7th and 8th August 2020

Note for TiE Global Summit

Posted on 29 Mar 2019 in Blog | Comments Off on Note for TiE Global Summit

By Deep Kalra
My first fling with entrepreneurship or rather intrapreneurship gave me a ton of learning but it was quite a disaster in financial terms. After spending the next few years in a corporate job, I was consumed by the power of the internet and realized I still had the itch to build something of my own. As I set off to build MakeMyTrip, I knew that I was onto something huge.


The MakeMyTrip story began with a backing of $2 million from eVentures. However, between 2001 and 2003, both the euphoria and funding proved short-lived as we soon found ourselves in the middle of dotcom bust. The second promised tranche did not come through as our fund shut shop.


Funding was anyway hard to come by, and at one point we were advised to shut down. We managed the money through our own savings, family and friends and became management-cum-angel owned company. This baptism by fire made us learn what being a scrappy start-up means. It is about the commitment, most when chips are down.


As someone who spends a lot of time with young entrepreneurs, there are a few questions I get asked often and I am happy to share some of these ‘first principles’ which have guided my decisions and have been my true North Star.


Focus on building: An entrepreneur needs to focus on building–a better product that solves a real pain-point, better experience that will be universally loved. It is usually how an entrepreneur handles the first five to six years that determines the success and growth of the company. Some of the best businesses might not have seen the light of the day because some entrepreneur gave up too early.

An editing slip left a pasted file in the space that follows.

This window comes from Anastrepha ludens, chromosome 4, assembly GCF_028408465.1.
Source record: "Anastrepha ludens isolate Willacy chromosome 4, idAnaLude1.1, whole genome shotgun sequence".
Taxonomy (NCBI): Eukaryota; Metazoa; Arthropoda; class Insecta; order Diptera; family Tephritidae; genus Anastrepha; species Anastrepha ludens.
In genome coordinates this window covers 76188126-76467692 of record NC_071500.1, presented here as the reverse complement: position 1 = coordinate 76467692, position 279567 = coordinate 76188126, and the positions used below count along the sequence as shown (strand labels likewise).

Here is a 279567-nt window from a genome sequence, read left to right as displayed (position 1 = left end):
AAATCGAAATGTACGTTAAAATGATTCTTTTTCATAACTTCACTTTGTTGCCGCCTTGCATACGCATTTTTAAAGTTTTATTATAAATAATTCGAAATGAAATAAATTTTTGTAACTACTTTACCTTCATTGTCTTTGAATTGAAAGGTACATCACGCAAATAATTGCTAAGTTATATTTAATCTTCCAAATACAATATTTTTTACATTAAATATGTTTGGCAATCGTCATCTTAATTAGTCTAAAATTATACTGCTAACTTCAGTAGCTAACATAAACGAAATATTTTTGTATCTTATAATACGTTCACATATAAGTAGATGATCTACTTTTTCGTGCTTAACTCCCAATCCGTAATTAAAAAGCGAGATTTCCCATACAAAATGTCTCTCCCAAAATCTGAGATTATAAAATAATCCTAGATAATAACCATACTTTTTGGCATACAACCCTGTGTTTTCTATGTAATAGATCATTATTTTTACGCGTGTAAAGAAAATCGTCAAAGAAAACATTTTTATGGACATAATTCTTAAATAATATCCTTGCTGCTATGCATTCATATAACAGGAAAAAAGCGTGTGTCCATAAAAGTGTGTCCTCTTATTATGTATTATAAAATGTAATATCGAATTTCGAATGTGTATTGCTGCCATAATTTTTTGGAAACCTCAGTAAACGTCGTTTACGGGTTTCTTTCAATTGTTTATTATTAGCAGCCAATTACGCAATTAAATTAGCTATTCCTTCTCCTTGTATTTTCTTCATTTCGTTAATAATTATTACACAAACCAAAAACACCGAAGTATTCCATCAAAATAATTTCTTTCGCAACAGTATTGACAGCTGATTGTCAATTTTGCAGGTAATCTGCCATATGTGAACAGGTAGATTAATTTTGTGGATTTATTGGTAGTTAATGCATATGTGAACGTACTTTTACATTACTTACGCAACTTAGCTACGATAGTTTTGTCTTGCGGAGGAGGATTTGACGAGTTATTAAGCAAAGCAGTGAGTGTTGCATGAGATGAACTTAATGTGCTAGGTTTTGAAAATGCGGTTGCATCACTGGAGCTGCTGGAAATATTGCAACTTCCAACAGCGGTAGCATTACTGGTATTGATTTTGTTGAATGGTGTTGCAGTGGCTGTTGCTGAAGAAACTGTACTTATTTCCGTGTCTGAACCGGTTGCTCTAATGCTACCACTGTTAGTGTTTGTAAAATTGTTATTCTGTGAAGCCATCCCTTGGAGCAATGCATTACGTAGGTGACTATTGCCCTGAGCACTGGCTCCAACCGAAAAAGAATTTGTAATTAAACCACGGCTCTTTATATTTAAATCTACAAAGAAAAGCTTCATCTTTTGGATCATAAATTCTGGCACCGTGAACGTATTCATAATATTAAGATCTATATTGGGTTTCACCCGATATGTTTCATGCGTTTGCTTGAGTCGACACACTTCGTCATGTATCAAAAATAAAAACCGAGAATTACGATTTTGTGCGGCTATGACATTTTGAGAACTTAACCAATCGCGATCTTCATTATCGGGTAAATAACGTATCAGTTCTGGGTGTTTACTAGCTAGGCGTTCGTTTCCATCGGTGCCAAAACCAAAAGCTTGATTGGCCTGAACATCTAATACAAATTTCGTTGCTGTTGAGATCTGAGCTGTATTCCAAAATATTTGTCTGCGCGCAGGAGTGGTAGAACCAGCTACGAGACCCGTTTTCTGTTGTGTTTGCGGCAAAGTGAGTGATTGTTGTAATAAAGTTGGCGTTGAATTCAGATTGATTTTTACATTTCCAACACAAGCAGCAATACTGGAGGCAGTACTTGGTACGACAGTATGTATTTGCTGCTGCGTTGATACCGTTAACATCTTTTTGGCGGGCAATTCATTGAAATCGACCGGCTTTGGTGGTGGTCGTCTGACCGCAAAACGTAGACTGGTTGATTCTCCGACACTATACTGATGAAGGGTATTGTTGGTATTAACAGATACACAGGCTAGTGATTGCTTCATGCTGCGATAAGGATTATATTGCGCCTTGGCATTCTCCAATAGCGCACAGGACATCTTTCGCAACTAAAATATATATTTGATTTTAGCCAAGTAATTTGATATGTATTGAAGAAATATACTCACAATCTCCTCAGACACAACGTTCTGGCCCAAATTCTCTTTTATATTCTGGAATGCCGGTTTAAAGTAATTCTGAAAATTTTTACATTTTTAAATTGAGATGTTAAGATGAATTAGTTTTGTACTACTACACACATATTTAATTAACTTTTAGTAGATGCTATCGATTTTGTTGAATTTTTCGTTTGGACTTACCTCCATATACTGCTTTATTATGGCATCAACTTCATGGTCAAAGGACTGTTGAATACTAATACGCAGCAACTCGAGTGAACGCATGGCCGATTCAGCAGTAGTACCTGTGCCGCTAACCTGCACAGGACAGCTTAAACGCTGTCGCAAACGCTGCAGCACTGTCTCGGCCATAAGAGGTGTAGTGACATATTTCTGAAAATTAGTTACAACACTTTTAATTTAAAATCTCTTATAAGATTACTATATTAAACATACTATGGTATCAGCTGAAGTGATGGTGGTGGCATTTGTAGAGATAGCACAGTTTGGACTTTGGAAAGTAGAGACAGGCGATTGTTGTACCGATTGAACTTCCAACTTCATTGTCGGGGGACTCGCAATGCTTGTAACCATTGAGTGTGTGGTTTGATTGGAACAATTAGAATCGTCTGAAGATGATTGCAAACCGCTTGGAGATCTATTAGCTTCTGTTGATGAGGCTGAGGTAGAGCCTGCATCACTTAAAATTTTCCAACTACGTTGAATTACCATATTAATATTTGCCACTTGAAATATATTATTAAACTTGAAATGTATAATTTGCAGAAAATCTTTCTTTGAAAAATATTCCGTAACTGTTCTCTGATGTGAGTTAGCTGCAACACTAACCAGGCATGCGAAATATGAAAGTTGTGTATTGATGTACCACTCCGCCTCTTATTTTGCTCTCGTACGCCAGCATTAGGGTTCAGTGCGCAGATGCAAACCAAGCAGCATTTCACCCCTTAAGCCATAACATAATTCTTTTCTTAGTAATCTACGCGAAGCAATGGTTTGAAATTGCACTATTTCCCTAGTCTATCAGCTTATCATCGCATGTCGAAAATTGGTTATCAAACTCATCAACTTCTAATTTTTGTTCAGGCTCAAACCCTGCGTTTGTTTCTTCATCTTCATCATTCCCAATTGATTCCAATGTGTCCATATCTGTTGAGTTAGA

Hire people better than yourself: As an entrepreneur if you lack self-awareness of your strengths and more importantly your weaknesses, you are likely going to disappoint yourself big time. I have leaned on many talented people in my journey especially knowing that they do certain things better than me and complement my skills very meaningfully.


Execution trumps strategy: People tend to believe that you just need a great idea and the rest will fall in place. But in my view – execution eats strategy for breakfast. Competence to execute is an underrated quality and one that matters just as much, if not more than your big entrepreneurial idea. So, don’t lose sight of the small executional details – that make good ideas great!


Value, not valuation: Lose sleep on creating value, not valuation. In this unicorn obsessed start up era, there is nothing wrong with billion dollar dreams and moon-shot ambitions but the lack of appreciation for $100 million success stories is just hype-driven cynicism. Channelize your energy on creating value for your customer, everything else will flow from there.


Entrepreneurship is a journey and I hope you find some of these guiding principles useful on good days as well as the bad ones.

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